• ### Miller's Pitch Shifting Example From His Book

I've never really dug into pitch shifting before and I have started looking at Miller's pitch shifting patch example from his book but I'm a little confused by the graph in this related example, specifically Fig 7. 17. (I think just because how the qualifying text is worded). I have a few clarifying questions so hopefully someone can humor me.

1. The diagonal line from origin (0,0) is the input signal; the dotted line is the variable delay line; the diagonal line at D is the delay line over time relative to the input signal, yes?
2. D is the distance from the origin point to the point marked D on the x axis, correct? This is the max length of the delay line?
3. The y axis shows the quantity `n - d[n]` where `d[n]` represents the delay in samples and this is where I get a bit fuzzy: graphically, what is the output sample here? Why am I subtracting? What am I subtracting?

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• So, you're saying the `-1` is in place to ensure we get decreasing delay amounts for when we want to pitch up and increasing delay amounts when we want to pitch down because of the nature of phasor~? That makes sense but it doesn't explain the `R` in the math.

• @jameslo - I remembered this live granular synthesis example from the Pd tutorial website which makes sense to me.

The transposition factor is handled as `pow(2, t/12) - 1 * 44100/s)` where t is the transposition step and s is the windows size. Maybe we can reconcile the differences and figure out how Miller factor the sample rate.

• It's a bad idea to post after cocktail hour, but here goes:

Regarding sample rate R, go back to the original transposition formula

Note that R is in samples/second and s is in samples/window. But in the example patch, s is specified in seconds (after the multiplcation by 0.001). So that factors out the sample rate coming from the transposition factor because you'd have to multiply s in seconds by the sample rate to get s in samples.

But that doesn't explain the [* -1]. I think there's just an algebra mistake in the text. Go ahead and solve the original transposition formula for f and you'll see that the sign is flipped.

• Cocktail hour is the best hour. Good man and good catch! I totally forgot about the 0.001 multiplier and of course it factors it out. D'oh. As for the [* -1], I thought this made sense in the context of the Pd patch given the positive ramp of the phasor and without it the pitch transposition step is inverted.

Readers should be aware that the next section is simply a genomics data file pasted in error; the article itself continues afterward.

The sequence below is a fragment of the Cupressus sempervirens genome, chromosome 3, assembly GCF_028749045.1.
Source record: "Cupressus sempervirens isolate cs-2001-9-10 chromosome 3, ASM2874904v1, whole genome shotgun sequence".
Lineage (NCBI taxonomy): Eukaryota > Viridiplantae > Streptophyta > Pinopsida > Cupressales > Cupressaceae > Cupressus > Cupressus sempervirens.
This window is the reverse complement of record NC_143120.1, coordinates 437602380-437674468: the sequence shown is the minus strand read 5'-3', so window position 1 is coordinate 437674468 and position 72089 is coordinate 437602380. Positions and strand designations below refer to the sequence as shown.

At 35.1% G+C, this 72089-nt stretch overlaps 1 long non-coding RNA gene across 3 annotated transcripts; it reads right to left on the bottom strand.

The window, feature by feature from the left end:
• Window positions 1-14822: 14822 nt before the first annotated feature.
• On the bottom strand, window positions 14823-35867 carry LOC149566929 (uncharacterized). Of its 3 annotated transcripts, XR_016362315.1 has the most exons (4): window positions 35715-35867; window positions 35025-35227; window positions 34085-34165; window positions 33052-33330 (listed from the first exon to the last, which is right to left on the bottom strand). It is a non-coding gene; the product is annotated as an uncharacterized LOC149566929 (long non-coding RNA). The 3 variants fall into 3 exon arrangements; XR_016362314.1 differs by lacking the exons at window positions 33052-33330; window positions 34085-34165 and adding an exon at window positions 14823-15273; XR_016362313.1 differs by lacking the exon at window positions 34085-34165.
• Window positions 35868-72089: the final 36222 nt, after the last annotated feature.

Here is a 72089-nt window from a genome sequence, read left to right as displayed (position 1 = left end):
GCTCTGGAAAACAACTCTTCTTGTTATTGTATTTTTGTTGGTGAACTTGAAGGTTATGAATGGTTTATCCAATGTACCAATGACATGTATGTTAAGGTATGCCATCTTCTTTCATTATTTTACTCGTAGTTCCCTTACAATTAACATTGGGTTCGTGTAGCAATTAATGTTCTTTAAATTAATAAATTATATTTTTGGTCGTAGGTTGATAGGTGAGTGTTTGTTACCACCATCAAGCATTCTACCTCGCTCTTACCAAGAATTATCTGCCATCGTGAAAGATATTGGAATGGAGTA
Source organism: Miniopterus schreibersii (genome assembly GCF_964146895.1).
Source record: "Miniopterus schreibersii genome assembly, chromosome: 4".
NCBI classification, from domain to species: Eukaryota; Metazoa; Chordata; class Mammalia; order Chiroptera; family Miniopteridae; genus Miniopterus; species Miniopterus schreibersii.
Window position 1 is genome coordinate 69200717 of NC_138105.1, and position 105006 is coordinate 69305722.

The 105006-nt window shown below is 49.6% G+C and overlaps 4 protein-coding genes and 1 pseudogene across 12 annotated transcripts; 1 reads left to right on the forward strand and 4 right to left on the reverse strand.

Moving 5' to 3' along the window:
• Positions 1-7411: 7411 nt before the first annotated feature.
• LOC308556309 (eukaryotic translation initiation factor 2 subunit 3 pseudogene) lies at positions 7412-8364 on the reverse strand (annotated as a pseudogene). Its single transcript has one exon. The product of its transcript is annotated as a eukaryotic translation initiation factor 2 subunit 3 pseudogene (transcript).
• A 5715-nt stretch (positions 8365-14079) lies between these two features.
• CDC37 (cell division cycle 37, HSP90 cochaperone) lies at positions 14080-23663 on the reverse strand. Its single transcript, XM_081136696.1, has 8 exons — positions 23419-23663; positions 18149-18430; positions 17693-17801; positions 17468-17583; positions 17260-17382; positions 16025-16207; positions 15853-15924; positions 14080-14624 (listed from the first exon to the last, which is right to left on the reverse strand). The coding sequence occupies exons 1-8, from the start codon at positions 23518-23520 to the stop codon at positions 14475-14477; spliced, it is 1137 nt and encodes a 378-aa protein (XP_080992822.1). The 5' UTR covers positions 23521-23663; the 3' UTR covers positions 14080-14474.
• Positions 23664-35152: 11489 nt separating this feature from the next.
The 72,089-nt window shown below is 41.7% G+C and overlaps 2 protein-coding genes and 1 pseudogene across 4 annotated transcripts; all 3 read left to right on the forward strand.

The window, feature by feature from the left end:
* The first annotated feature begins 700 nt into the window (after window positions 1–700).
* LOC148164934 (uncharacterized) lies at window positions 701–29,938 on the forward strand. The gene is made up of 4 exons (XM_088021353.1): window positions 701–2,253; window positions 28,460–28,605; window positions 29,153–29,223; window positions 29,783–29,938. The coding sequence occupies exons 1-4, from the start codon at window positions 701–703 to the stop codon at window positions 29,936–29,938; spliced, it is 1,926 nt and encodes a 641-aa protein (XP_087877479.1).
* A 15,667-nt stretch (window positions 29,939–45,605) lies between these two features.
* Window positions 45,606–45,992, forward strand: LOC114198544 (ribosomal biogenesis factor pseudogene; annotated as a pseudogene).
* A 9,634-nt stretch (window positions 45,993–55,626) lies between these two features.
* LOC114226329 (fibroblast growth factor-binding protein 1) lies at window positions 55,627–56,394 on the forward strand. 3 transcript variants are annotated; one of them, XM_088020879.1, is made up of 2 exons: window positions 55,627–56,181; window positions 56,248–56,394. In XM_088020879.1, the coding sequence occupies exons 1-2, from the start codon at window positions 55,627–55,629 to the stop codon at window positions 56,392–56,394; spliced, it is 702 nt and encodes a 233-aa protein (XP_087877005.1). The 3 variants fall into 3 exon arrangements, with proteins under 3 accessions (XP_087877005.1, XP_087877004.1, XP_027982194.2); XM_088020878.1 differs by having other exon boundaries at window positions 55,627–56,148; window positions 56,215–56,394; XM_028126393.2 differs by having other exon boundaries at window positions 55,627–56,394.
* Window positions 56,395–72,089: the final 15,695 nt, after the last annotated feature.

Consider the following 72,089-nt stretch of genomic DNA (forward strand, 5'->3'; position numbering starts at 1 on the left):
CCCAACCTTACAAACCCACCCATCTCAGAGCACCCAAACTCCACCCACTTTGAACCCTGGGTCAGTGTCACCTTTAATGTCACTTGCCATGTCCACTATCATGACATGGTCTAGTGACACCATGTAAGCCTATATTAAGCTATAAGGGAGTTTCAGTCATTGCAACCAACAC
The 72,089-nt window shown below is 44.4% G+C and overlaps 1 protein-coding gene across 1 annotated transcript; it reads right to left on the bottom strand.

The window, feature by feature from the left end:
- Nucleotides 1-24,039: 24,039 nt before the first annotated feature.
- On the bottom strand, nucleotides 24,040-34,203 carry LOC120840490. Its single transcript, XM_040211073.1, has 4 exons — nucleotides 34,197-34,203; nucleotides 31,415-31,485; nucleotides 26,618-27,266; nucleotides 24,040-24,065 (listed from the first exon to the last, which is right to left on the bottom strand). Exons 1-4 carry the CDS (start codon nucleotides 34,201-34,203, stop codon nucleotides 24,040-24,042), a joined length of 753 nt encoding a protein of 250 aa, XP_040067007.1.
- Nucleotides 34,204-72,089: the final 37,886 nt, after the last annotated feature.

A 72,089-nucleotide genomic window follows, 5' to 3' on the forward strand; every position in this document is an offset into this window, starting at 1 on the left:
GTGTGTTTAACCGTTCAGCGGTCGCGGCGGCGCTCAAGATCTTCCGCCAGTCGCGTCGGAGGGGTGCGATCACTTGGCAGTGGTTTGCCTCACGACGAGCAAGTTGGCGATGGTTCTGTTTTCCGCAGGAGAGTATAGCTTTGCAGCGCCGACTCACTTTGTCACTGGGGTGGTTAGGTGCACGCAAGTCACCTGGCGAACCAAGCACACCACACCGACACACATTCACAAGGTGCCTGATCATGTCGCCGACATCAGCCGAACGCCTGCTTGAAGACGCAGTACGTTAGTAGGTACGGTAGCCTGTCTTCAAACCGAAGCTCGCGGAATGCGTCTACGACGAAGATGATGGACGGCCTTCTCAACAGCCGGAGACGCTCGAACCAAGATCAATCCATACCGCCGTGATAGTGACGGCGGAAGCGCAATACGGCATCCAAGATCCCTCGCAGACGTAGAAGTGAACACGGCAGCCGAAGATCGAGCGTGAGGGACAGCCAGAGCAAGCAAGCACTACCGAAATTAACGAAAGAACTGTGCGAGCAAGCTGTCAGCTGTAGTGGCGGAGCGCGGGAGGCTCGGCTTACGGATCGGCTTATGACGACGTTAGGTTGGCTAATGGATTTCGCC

What you're saying is that the algebra below is incorrect? Maybe it has something to do with the way the transposition factor is calculated?

It's too early for a cocktail here. Still on my first coffee.

• I'm serious: solve the original transposition formula for f. Show your work

• @ricky It's [- 1] because the exponent of 0 (no shift) is 1 but the tape head has to be stationary (no rotation = 0) for playback at normal speed......
And [* -1] because (although it seems wrong until you really think about it) the tape head has to be turning backwards relative to the tape (negative values for [phasor~]...) for the pitch to increase (positive transposition values).
There is no point arguing with the patch because it works as expected.......

[cos~] windows the output so that amplitude sums are "sort of" ok (with the in and out of phase bits) and the vertical edge of the [phasor~] saw is declicked.
And of course the change of delay gives the rotating read head effect.

@katjav gave it a lot more thought here........ https://www.katjaas.nl/pitchshift/pitchshift.html
I could be wrong but I don't see why the samplerate would be part of the calculation (it isn't)...... as all variables are relative.
David

• @whale-av said:

@ricky It's [- 1] because the exponent of 0 (no shift) is 1 but the tape head has to be stationary (no rotation = 0) for playback at normal speed......

Ah, thanks. That makes sense. Thanks, David.

And [* -1] because (although it seems wrong until you really think about it) the tape head has to be turning backwards relative to the tape (negative values for [phasor~]...) for the pitch to increase (positive transposition values).
There is no point arguing with the patch because it works as expected.......

Who is arguing? This was my understanding.

[cos~] windows the output so that amplitude sums are "sort of" ok (with the in and out of phase bits) and the vertical edge of the [phasor~] saw is declicked.

Yes, a nicely scaled fade in and out.

• @whale-av said:

@katjav gave it a lot more thought here........ https://www.katjaas.nl/pitchshift/pitchshift.html
I could be wrong but I don't see why the samplerate would be part of the calculation (it isn't)...... as all variables are relative.

I was confused because R represents sample rate earlier in the text.

"If the frequency of the sawtooth wave is \$f\$ (in cycles per second), then its value sweeps from 0 to 1 every \$R/f\$ samples (where \$R\$ is the sample rate)."

• @ricky I think that is just to work out a good window size with enough samples in it but not too many,
The relationship between a semitone interval and frequency is a ratio....... discovered long before digital audio when "samplerate" might have referred to wine tasting (a bit before cocktails too........).
As I said I could be wrong but I cannot see anything in the patch and cannot imagine how the samplerate could be relevant to the [phasor~] frequency.
Sorry about the "arguing"..... and thank you for the link. I always thought Millers book was a real paper thing, and didn't know it was online.
David.

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